Suede is a much softer and more vulnerable material than ordinary leather. Not only can it stain quicker and easier than leather, it’s also much trickier to clean. Unlike leather, stains on suede can actually be made worse with normal cleaning materials, such as using soap and water, so knowing how to clean suede properly is hugely important if you own boots, shoes, jackets, or other accessories made from this delicate material.
How to Clean Suede Shoes and Boots
If you need to clean suede shoes or boots, it can be so tempting to try to simply spot clean them using water, but this can cause additional water stains to appear, making your boots look old, scuffed, and discoloured. That’s not to say water is completely out of the question when cleaning suede shoes and boots – you just need to know exactly how to clean them properly using liquid. Additionally, a good quality suede brush is essential tool for all suede garment owners. Here’s the best way to use a suede cleaner without damaging the material:
- Firstly, use a suede brush to get rid of any surface dirt from your boots or shoes. This will simply help get the suede clean before more intensive treatments. Be sure to brush with the grain of the fabric, rather than against.
- If your boots or shoes are quite scuffed at the edges, again, use the suede brush, but use a vigorous back-and-forth movement to remove any loose fibres. Try to stay as close to the scuffed area as possible, instead of scrubbing at undamaged suede.
- Stubborn stains do need to be treated with water – but since spot cleaning suede shoes can create water marks, clean the entire shoe, so that any discolouration isn’t noticeable.
- Use the suede brush to apply a small amount of water to the whole shoe, scrubbing at the stained area. Insert a shoe tree, or some rolled up paper to maintain the shape of the boot, and allow it to dry naturally. Don’t use newspaper, as the ink could transfer to the fabric.
- If your boots have been left with salt marks from water, you can use a small amount of white vinegar as suede cleaner. The smell of the vinegar might be quite noticeable the first few times you wear the boots, but it will fade over time.
Do you use powder, capsules or liquid to wash your clothes?
How to Clean Suede Jackets and Accessories
Cleaning suede jackets and accessories should be tackled in much the same way as cleaning suede shoes and boots, but there are some slight differences in the methods and cleaners that should be used:
- Again, start with a suede brush to loosen the fibres of the fabric. This will get rid of any surface dirt, and give greater access to deep, ground in stains.
- To remove stains – particularly oily residues or sweat marks – apply a thin layer of cornflour to the garment and leave for a few hours – preferably overnight. The cornflour will absorb the stains and lift them out of the material. Then, use a suede brush to remove the flour.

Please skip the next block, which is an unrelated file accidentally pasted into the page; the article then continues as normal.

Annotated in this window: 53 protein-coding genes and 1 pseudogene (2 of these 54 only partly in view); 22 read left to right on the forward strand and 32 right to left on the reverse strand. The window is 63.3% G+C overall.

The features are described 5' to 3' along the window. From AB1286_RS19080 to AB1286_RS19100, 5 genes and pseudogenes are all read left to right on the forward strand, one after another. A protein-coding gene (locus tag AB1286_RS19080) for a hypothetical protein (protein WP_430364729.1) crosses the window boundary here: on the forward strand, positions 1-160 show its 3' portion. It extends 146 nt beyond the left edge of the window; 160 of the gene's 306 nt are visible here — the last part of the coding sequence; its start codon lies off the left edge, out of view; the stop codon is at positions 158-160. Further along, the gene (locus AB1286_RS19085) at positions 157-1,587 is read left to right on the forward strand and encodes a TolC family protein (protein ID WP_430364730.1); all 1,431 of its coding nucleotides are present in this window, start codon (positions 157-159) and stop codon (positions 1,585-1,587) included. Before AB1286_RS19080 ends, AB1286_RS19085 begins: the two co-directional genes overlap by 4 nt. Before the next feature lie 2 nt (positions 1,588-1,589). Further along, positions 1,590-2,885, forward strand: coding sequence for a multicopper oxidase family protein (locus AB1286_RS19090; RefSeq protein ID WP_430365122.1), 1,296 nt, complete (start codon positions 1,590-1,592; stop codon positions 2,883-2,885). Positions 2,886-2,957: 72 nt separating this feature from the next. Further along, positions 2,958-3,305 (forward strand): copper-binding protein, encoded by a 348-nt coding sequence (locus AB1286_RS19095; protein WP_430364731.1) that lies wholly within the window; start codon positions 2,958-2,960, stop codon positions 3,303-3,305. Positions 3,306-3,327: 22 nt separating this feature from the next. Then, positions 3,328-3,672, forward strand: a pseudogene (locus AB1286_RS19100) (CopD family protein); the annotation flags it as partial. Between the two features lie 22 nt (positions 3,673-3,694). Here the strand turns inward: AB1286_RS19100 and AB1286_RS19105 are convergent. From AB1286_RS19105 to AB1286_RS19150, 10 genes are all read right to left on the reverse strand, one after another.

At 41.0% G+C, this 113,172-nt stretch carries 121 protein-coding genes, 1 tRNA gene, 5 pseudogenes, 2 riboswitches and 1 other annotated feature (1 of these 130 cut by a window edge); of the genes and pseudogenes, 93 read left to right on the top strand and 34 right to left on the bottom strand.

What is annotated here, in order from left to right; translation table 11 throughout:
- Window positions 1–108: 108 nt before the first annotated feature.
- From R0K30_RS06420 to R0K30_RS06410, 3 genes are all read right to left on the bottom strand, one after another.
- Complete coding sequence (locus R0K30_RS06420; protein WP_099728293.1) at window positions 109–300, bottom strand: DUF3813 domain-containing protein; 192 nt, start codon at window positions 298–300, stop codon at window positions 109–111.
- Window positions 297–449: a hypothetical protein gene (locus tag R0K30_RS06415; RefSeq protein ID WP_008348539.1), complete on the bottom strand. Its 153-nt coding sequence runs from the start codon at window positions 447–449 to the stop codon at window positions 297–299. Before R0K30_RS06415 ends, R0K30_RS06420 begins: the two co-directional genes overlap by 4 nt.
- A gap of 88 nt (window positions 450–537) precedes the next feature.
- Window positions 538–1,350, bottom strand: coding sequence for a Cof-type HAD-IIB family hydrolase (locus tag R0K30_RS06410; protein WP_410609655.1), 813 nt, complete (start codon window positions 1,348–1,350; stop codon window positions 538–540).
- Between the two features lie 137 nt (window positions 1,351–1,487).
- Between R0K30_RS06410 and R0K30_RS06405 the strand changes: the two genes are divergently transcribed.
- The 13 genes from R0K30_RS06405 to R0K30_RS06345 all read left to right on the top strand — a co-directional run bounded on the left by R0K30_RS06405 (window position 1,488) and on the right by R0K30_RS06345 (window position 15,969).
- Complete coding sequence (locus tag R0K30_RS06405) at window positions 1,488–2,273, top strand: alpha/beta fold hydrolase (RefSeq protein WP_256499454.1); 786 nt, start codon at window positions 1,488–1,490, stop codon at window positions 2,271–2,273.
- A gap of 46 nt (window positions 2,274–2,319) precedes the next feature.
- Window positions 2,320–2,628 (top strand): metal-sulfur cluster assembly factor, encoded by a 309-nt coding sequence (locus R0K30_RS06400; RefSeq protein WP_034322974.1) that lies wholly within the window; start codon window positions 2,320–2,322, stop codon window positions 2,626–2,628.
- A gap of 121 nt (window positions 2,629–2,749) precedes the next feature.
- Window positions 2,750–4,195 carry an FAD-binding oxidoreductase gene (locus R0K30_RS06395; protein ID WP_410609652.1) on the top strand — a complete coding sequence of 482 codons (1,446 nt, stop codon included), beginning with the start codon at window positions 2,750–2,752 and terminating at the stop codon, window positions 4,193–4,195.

- Steam cleaning suede also works well when removing stains from jackets, but be careful not to over-saturate the material. The best way to steam clean a suede garment is to hang it in a steamy bathroom following a hot bath or shower.
- Finally, if you need to use heavier duty product to clean suede, you could investigate dedicated leather cleaners that are suitable for this particular material. As with water, however, you’ll want to use the solution all over the garment, rather than simply spot cleaning, to avoid any discolouration. Follow the instructions on your chosen suede cleaning product for the best results.
Protecting & Cleaning Suede
The best way to keep your suede clothing and shoes clean is to not to let them become overly dirty in the first place, but this is often easier said than done! Here are some tips on how to help you protect your suede garments:
- Use a suede protector. Suede protecting products can be purchased from stores and most shoe shops. They act as a barrier against dirt and water stains. It’s best to apply a protector when you first take your suede boots or jackets home, and again after each clean. Keep in mind, however, that although these products reduce dirt build up, they don’t prevent it altogether.
- Keep it dry. Always check the weather forecast before heading out, and if it’s due to rain, choose a different material. Suede and rain do not mix well, so opt for more waterproof garments when the weather’s bad.
- Store well. When you’re not wearing your suede garments, store them in a suitable way. Don’t put them anywhere prone to damp – such as attics, garages, or damp cupboards.
- Transport securely. If you’re packing up your suede to take on a trip, don’t try to transport it in plastic bags, or any other form of non-breathable material that will cause the suede to sweat. Instead, use an old cotton tote bag, or even an old pillowcase.